July 2, 2003
Canada, Maryland going to pot

By Robert Weiner and Amy Rieth

      Maryland Gov. Robert Ehrlich recently signed legislation into law allowing patients using medical marijuana, if taken to trial, to raise an "affirmative defense of medical necessity."

      Now, as long as the patient successfully shows that his or her use of marijuana is for medical purposes, the maximum fine allowed would be a mere $100. Canada has also changed its marijuana policy, with the courts allowing "medical" use, the government's creating an Office of Cannabis Medical Access and punishing possession of small amounts of marijuana with a lesser fine, similar to a traffic ticket.

      Since 1996, eight states preceded Maryland in liberalizing or outright legalizing medical use of marijuana or even the so-called harder drugs for medicinal purposes: Alaska, Arizona, California, Colorado, Hawaii, Maine, Oregon and Washington.

      Let's look at the truth here. Legislation permitting the use of medical marijuana is a wedge for those who support drug legalization, undeniably because they desire the high. California found that very few people going to medical marijuana clinics were terminally ill; the vast majority were simply potheads who wanted dope.

      It is ironic that advocates for legalizing marijuana to help poor, suffering and pain-stricken individuals do not support the drug in other forms such as patches, suppositories, aerosols, or pill form. They only push for the smoked form of marijuana.

      Legalization advocates argue that marijuana helps cure severe headaches, glaucoma and even Parkinson's disease, and say it prevents nausea, reduces pain, sparks the appetite, reduces muscle spasms and decreases eye fluid pressure in glaucoma cases. However, glaucoma treatment is actually just delayed by marijuana, not helped. Medical marijuana is no better than medical gin - taking a shot of it blurs the pain and makes you hungry, too. Marijuana is not a miracle drug. It does not cure anything.

      Science, not politics, and not "high hopes," should determine what is safe and effective medicine. Certainly, hot, burning smoke in someone's throat is not it. In comparison to tobacco, Dr. Zuo-Feng Zhang of UCLA's Jonsson Cancer Center points out that "the carcinogens in marijuana are much stronger than those in tobacco." At the same time, smoking marijuana can lead to tachycardia, a serious increase in heart rate, often accompanied by an increase in blood pressure. Concentration, motor coordination, memory, lungs and reproductive and immune systems are all adversely impacted by marijuana use, according to the National Institutes of Health.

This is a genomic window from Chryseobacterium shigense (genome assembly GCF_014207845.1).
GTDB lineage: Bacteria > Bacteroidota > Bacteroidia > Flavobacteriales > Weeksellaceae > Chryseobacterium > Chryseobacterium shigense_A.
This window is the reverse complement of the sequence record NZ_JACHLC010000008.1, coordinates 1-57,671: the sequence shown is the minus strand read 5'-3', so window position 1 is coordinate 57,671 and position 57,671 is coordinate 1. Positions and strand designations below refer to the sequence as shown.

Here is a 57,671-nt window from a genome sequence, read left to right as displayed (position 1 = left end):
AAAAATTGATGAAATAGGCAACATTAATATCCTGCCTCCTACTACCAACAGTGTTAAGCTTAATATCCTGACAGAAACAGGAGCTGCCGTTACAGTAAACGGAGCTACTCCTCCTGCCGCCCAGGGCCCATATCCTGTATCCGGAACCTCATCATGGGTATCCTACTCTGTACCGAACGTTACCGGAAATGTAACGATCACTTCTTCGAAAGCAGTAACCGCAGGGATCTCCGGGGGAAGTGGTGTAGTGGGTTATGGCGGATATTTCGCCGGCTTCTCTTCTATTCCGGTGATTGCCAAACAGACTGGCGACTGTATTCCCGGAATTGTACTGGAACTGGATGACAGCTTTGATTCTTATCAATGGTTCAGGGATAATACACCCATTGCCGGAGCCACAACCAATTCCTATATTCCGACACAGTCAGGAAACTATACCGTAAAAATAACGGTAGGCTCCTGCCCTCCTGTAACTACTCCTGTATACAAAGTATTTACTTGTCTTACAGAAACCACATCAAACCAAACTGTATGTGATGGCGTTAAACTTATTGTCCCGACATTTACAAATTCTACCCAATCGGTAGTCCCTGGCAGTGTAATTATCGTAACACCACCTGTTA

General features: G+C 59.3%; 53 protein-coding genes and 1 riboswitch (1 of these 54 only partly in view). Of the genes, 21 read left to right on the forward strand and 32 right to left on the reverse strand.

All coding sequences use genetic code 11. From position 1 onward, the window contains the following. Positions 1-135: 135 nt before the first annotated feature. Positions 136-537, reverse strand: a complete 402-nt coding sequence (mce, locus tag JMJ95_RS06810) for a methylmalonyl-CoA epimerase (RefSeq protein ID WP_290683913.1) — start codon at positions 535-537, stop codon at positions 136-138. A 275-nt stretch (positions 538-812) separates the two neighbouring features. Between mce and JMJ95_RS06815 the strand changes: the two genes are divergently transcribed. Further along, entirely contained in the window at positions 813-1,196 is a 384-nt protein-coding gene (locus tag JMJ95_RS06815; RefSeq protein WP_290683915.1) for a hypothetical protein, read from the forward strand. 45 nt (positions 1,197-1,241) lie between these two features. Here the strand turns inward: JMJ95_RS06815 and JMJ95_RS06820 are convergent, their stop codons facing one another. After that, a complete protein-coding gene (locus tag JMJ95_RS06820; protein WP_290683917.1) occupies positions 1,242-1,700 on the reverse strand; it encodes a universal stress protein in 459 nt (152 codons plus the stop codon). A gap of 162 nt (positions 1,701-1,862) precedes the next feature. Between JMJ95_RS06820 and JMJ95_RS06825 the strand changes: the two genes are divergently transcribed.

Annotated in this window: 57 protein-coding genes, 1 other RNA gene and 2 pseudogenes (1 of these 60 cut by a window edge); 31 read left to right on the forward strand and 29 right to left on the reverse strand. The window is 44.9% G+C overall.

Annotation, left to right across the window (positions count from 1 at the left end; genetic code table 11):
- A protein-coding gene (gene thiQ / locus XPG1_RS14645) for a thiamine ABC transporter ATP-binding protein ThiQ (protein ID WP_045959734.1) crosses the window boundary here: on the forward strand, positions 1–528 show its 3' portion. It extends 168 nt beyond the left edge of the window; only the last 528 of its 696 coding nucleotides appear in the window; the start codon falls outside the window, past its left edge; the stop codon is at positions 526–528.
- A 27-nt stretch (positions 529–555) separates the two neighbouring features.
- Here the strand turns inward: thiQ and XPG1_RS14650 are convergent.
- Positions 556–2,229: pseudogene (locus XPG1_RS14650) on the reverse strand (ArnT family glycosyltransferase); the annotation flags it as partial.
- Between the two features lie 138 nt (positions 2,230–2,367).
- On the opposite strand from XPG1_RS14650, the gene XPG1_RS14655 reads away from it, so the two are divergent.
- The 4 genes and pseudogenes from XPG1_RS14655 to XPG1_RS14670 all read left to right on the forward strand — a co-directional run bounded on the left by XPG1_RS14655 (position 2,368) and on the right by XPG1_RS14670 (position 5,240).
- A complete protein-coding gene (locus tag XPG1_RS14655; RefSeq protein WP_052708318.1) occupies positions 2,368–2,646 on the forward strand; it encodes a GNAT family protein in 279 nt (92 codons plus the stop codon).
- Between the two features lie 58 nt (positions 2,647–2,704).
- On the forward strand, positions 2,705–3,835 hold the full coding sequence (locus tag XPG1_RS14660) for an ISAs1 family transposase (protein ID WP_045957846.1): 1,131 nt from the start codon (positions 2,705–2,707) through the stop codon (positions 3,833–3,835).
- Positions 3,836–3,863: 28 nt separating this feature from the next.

In 1996, the California ballot initiative passed, making the state the first to remove criminal penalties for qualifying patients who grow, possess and use medical marijuana. But such initiatives are funded by people like George Soros, who has contributed more than $15 million to initiatives and propositions pushing for drug legalization (currently, federal and most state campaign laws do not limit personal contributions for initiatives, only candidate races).

      The answer to the war on drugs does not lie in decriminalizing marijuana. Doing so could very well mean heading down a dangerous path that will likely require societal and legislative corrections in the future. Do we really want to reproduce problems of the '70s and '80s, when drug use and crime were at their highest?

      An annual survey of 100,000 students shows, surprising to legalization advocates, that marijuana is disproportionately involved in crime and violence. Marijuana is also the most used drug for which teens seek treatment, surpassing alcohol. In fact, more teens seek treatment nationally for marijuana than all other drugs combined.

      Today, drug use in our country is half of what it was in the late '70s and early '80s; cocaine use is down by 70 percent, and crime is at all-time lows. Legalization of medical marijuana will immediately lead to increased availability of the drug and deflated attitudes about its dangers. This, in turn, will bring increased usage. Is this what our country wants? More people using and even becoming dependent on marijuana, especially if they start taking the drug compulsively, as would most likely be the case for medicinal purposes? Making drugs more available is not a solution, but an aggravation of the problem.

      Marijuana does not meet the scientific requirements for efficacy, quality, purity and safety necessary to be considered medicine. How can anyone consider it compassionate or medically responsible to prescribe harmful substances to ill people and delude them into thinking they are improving their health? The American Medical Association, the Federal Drug Enforcement Administration, the National Multiple Sclerosis Society, the American Glaucoma Society, the American Academy of Ophthalmology and the American Cancer Society have all rejected the use of smoked marijuana as medicine. The rest of America should do the same.

Robert Weiner, a public affairs consultant, is former public affairs director for the White House Drug Policy Office (1995-2001) and former communications director for the House Narcotics Committee (1986-1990). Amy Rieth, a sophomore at North Carolina State University, is an advocate of drug-free communities.